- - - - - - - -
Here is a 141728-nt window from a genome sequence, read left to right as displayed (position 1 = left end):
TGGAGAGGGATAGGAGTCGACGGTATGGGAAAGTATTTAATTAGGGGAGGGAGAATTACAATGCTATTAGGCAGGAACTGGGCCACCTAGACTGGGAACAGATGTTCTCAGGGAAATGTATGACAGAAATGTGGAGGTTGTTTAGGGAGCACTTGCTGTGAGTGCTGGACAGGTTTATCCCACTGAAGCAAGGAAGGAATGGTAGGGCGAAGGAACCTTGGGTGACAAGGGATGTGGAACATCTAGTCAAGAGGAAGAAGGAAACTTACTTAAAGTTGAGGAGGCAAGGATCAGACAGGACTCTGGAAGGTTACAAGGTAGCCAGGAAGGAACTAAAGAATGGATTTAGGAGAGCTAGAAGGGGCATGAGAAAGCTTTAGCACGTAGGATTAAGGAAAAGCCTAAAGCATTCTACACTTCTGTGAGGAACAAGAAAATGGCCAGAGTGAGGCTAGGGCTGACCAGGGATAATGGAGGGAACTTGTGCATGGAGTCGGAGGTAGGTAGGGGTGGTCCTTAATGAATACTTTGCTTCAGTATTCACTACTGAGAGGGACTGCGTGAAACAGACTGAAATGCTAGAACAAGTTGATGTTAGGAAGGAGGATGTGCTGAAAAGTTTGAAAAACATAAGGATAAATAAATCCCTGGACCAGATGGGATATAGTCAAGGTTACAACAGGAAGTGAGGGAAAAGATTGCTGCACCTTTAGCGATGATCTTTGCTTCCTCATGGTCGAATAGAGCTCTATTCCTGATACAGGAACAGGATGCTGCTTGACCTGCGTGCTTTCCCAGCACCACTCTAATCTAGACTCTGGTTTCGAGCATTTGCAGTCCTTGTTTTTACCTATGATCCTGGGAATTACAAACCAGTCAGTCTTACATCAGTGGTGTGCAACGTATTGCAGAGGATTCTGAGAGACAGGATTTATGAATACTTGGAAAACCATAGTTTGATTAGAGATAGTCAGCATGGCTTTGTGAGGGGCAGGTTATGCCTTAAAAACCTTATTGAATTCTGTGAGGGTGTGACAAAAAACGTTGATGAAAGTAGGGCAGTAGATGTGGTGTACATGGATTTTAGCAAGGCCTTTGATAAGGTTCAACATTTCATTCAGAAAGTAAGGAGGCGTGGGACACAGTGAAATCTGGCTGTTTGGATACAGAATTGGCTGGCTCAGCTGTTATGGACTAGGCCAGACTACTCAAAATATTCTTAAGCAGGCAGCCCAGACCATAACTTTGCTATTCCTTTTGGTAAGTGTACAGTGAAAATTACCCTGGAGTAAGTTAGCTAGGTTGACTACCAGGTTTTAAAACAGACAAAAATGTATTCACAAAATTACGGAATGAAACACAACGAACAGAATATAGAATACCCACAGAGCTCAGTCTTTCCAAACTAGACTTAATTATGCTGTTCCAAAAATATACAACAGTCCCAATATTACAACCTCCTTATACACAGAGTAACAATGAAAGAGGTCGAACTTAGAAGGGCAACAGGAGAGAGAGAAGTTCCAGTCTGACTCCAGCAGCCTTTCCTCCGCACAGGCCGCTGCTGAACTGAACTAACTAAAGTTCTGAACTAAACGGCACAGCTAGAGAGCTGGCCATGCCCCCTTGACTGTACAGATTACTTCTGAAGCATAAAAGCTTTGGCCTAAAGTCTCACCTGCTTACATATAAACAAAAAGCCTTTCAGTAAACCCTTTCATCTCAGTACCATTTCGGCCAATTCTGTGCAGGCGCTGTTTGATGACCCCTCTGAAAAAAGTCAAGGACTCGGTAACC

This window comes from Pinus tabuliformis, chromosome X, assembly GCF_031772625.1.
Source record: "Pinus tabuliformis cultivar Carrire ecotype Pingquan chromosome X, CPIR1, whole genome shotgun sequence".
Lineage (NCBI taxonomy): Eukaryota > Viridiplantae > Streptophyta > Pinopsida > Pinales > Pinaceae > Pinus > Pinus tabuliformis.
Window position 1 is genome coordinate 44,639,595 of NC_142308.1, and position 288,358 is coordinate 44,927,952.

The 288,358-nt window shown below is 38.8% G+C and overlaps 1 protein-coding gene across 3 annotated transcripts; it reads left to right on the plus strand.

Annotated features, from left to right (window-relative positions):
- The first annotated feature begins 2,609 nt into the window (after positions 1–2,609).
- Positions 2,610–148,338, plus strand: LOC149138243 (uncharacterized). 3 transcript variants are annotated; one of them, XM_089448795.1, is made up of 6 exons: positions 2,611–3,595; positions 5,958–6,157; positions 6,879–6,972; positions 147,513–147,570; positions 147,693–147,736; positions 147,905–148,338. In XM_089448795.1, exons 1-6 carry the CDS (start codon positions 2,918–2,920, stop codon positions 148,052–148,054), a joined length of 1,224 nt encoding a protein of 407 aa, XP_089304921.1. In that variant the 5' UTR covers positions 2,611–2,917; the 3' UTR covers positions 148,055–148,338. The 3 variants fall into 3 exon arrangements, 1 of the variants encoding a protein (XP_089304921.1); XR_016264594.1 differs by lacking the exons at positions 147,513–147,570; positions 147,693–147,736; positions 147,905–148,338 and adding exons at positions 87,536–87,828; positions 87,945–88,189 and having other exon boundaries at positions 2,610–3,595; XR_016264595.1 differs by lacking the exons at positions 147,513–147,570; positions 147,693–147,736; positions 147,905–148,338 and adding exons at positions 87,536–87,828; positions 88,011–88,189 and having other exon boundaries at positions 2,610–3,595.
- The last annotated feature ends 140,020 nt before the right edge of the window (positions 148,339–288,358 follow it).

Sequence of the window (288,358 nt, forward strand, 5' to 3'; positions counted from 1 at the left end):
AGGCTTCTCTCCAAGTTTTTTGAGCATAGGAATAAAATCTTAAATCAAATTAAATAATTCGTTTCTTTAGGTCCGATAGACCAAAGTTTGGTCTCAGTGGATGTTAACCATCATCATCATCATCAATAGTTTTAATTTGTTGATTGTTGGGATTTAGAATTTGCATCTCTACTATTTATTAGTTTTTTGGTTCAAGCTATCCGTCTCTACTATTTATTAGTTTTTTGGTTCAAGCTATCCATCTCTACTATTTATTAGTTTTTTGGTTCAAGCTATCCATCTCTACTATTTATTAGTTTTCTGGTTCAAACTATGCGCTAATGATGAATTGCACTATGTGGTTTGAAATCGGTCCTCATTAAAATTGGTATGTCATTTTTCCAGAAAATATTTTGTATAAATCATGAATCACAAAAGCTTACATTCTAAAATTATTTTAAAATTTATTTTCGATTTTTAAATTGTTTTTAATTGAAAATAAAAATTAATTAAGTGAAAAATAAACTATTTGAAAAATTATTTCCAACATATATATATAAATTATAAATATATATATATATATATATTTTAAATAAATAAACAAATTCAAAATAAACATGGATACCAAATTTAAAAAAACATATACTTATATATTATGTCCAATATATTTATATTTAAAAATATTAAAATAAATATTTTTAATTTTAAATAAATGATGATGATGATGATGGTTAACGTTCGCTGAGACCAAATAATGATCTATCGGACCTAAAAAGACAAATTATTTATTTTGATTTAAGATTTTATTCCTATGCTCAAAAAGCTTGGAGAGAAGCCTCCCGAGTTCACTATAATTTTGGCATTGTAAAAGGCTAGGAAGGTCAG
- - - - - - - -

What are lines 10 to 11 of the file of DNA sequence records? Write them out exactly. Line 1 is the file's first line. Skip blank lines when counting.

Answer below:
- Positions 2,610–148,338, plus strand: LOC149138243 (uncharacterized). 3 transcript variants are annotated; one of them, XM_089448795.1, is made up of 6 exons: positions 2,611–3,595; positions 5,958–6,157; positions 6,879–6,972; positions 147,513–147,570; positions 147,693–147,736; positions 147,905–148,338. In XM_089448795.1, exons 1-6 carry the CDS (start codon positions 2,918–2,920, stop codon positions 148,052–148,054), a joined length of 1,224 nt encoding a protein of 407 aa, XP_089304921.1. In that variant the 5' UTR covers positions 2,611–2,917; the 3' UTR covers positions 148,055–148,338. The 3 variants fall into 3 exon arrangements, 1 of the variants encoding a protein (XP_089304921.1); XR_016264594.1 differs by lacking the exons at positions 147,513–147,570; positions 147,693–147,736; positions 147,905–148,338 and adding exons at positions 87,536–87,828; positions 87,945–88,189 and having other exon boundaries at positions 2,610–3,595; XR_016264595.1 differs by lacking the exons at positions 147,513–147,570; positions 147,693–147,736; positions 147,905–148,338 and adding exons at positions 87,536–87,828; positions 88,011–88,189 and having other exon boundaries at positions 2,610–3,595.
- The last annotated feature ends 140,020 nt before the right edge of the window (positions 148,339–288,358 follow it).